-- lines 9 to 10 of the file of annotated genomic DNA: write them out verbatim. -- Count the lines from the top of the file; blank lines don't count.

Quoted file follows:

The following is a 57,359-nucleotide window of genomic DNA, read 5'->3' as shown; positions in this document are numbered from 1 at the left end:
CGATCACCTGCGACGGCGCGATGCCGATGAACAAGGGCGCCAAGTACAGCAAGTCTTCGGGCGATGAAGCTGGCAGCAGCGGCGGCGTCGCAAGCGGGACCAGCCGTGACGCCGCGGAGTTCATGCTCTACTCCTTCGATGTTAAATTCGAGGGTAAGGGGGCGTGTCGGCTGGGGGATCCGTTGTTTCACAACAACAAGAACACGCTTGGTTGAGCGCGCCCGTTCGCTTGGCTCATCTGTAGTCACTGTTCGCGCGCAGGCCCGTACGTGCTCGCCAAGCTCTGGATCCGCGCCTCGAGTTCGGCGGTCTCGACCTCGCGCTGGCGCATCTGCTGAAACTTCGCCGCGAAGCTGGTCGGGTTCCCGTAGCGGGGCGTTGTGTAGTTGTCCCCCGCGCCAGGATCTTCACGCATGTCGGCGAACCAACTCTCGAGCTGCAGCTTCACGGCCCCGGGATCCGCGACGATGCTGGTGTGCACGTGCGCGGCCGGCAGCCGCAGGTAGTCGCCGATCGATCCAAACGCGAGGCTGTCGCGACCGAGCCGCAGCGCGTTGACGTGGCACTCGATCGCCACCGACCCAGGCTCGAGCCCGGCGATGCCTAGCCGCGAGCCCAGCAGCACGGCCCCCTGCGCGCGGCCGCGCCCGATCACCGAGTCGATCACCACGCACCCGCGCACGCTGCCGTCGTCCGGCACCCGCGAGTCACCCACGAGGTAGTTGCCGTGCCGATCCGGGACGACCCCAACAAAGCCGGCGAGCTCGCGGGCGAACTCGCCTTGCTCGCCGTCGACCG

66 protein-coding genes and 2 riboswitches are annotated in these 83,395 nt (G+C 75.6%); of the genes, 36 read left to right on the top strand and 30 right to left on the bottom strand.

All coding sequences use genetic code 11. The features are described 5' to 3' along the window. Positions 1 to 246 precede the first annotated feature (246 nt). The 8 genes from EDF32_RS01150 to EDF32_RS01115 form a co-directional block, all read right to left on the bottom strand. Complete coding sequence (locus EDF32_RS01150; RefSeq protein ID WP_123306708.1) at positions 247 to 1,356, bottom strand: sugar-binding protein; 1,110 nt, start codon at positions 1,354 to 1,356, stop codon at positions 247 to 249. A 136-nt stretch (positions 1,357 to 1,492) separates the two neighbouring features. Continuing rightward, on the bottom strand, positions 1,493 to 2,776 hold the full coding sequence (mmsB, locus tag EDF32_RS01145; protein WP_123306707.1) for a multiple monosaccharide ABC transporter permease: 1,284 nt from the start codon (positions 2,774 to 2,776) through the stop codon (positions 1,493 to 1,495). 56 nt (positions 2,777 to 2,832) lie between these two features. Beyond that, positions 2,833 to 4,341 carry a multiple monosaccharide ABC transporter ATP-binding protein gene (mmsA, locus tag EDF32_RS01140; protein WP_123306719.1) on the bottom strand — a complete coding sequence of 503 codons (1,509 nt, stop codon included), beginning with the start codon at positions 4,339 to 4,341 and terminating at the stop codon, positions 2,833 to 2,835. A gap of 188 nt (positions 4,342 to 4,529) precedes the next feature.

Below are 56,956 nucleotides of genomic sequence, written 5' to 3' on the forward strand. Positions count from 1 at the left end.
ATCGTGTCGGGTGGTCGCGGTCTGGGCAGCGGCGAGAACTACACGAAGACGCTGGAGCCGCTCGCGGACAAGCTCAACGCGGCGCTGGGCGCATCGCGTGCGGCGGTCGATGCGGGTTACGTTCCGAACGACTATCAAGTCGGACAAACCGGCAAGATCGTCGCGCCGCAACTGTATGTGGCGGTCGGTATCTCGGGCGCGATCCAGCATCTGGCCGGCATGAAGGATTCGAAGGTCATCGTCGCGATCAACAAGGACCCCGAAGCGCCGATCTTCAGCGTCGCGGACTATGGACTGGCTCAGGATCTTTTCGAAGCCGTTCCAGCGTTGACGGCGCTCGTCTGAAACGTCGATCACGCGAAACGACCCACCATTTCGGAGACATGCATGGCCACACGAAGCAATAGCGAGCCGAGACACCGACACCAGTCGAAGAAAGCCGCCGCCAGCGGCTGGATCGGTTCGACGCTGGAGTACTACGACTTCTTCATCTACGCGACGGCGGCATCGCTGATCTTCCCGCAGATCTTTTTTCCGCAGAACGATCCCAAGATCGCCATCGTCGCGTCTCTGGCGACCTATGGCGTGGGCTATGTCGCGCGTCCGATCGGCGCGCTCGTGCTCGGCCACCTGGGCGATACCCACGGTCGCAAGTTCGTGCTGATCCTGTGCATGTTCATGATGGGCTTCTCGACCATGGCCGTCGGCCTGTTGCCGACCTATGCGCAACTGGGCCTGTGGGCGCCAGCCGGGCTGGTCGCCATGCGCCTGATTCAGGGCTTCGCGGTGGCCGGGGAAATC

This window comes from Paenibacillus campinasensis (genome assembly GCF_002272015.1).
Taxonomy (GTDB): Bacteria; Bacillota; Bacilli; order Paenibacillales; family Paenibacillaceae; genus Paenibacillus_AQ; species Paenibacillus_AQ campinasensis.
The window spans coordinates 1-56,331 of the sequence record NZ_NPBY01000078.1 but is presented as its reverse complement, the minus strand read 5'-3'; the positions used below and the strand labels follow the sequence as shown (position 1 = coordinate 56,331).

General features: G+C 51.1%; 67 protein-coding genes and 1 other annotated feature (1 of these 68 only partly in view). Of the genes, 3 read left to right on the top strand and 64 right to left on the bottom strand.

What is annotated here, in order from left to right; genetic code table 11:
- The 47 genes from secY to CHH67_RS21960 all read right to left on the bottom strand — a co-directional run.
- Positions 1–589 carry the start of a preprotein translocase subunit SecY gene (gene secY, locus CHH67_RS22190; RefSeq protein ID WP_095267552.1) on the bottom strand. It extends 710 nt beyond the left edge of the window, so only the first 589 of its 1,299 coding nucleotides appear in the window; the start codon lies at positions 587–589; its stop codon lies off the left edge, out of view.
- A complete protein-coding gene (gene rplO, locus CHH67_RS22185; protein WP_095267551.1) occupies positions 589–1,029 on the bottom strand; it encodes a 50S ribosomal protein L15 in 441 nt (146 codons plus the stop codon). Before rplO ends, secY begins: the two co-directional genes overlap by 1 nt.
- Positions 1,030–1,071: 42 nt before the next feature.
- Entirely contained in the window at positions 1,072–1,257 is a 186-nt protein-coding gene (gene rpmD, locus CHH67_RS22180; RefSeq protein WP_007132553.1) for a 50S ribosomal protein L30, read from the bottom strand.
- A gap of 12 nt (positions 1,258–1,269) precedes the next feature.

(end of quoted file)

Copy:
The window spans coordinates 1-56,331 of the sequence record NZ_NPBY01000078.1 but is presented as its reverse complement, the minus strand read 5'-3'; the positions used below and the strand labels follow the sequence as shown (position 1 = coordinate 56,331).

General features: G+C 51.1%; 67 protein-coding genes and 1 other annotated feature (1 of these 68 only partly in view). Of the genes, 3 read left to right on the top strand and 64 right to left on the bottom strand.